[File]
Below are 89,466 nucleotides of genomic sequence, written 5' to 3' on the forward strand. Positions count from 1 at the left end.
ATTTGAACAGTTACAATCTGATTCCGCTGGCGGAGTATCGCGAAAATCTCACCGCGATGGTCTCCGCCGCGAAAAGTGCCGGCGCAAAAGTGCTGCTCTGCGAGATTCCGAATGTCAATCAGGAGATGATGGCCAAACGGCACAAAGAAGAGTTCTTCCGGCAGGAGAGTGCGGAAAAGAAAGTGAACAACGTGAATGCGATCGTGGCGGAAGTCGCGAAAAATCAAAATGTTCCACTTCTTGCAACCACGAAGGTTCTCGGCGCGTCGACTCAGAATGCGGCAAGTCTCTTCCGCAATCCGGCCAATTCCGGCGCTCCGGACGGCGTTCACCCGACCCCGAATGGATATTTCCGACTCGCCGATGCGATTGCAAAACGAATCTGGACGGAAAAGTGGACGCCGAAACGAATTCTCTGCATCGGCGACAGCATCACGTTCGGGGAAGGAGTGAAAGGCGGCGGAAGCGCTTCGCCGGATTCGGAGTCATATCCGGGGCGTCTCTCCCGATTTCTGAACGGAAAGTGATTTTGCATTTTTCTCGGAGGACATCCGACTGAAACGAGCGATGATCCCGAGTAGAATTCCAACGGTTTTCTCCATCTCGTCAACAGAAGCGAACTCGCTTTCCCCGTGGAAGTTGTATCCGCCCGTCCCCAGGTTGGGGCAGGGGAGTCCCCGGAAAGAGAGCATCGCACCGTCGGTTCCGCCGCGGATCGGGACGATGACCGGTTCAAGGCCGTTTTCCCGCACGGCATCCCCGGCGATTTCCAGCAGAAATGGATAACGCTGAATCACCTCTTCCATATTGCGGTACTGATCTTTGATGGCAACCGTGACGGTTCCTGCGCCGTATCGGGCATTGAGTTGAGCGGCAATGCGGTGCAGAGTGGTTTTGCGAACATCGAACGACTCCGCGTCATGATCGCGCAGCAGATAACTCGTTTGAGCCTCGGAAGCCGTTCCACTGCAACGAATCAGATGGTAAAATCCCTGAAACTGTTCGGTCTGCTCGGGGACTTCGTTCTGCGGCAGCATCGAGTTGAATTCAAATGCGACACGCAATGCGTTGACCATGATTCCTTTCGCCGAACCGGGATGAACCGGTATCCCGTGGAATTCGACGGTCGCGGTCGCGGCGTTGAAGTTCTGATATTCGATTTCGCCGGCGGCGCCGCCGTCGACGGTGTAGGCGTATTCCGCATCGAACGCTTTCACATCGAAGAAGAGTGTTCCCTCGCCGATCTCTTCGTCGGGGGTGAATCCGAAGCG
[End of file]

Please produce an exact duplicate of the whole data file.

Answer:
Below are 89,466 nucleotides of genomic sequence, written 5' to 3' on the forward strand. Positions count from 1 at the left end.
ATTTGAACAGTTACAATCTGATTCCGCTGGCGGAGTATCGCGAAAATCTCACCGCGATGGTCTCCGCCGCGAAAAGTGCCGGCGCAAAAGTGCTGCTCTGCGAGATTCCGAATGTCAATCAGGAGATGATGGCCAAACGGCACAAAGAAGAGTTCTTCCGGCAGGAGAGTGCGGAAAAGAAAGTGAACAACGTGAATGCGATCGTGGCGGAAGTCGCGAAAAATCAAAATGTTCCACTTCTTGCAACCACGAAGGTTCTCGGCGCGTCGACTCAGAATGCGGCAAGTCTCTTCCGCAATCCGGCCAATTCCGGCGCTCCGGACGGCGTTCACCCGACCCCGAATGGATATTTCCGACTCGCCGATGCGATTGCAAAACGAATCTGGACGGAAAAGTGGACGCCGAAACGAATTCTCTGCATCGGCGACAGCATCACGTTCGGGGAAGGAGTGAAAGGCGGCGGAAGCGCTTCGCCGGATTCGGAGTCATATCCGGGGCGTCTCTCCCGATTTCTGAACGGAAAGTGATTTTGCATTTTTCTCGGAGGACATCCGACTGAAACGAGCGATGATCCCGAGTAGAATTCCAACGGTTTTCTCCATCTCGTCAACAGAAGCGAACTCGCTTTCCCCGTGGAAGTTGTATCCGCCCGTCCCCAGGTTGGGGCAGGGGAGTCCCCGGAAAGAGAGCATCGCACCGTCGGTTCCGCCGCGGATCGGGACGATGACCGGTTCAAGGCCGTTTTCCCGCACGGCATCCCCGGCGATTTCCAGCAGAAATGGATAACGCTGAATCACCTCTTCCATATTGCGGTACTGATCTTTGATGGCAACCGTGACGGTTCCTGCGCCGTATCGGGCATTGAGTTGAGCGGCAATGCGGTGCAGAGTGGTTTTGCGAACATCGAACGACTCCGCGTCATGATCGCGCAGCAGATAACTCGTTTGAGCCTCGGAAGCCGTTCCACTGCAACGAATCAGATGGTAAAATCCCTGAAACTGTTCGGTCTGCTCGGGGACTTCGTTCTGCGGCAGCATCGAGTTGAATTCAAATGCGACACGCAATGCGTTGACCATGATTCCTTTCGCCGAACCGGGATGAACCGGTATCCCGTGGAATTCGACGGTCGCGGTCGCGGCGTTGAAGTTCTGATATTCGATTTCGCCGGCGGCGCCGCCGTCGACGGTGTAGGCGTATTCCGCATCGAACGCTTTCACATCGAAGAAGAGTGTTCCCTCGCCGATCTCTTCGTCGGGGGTGAATCCGAAGCG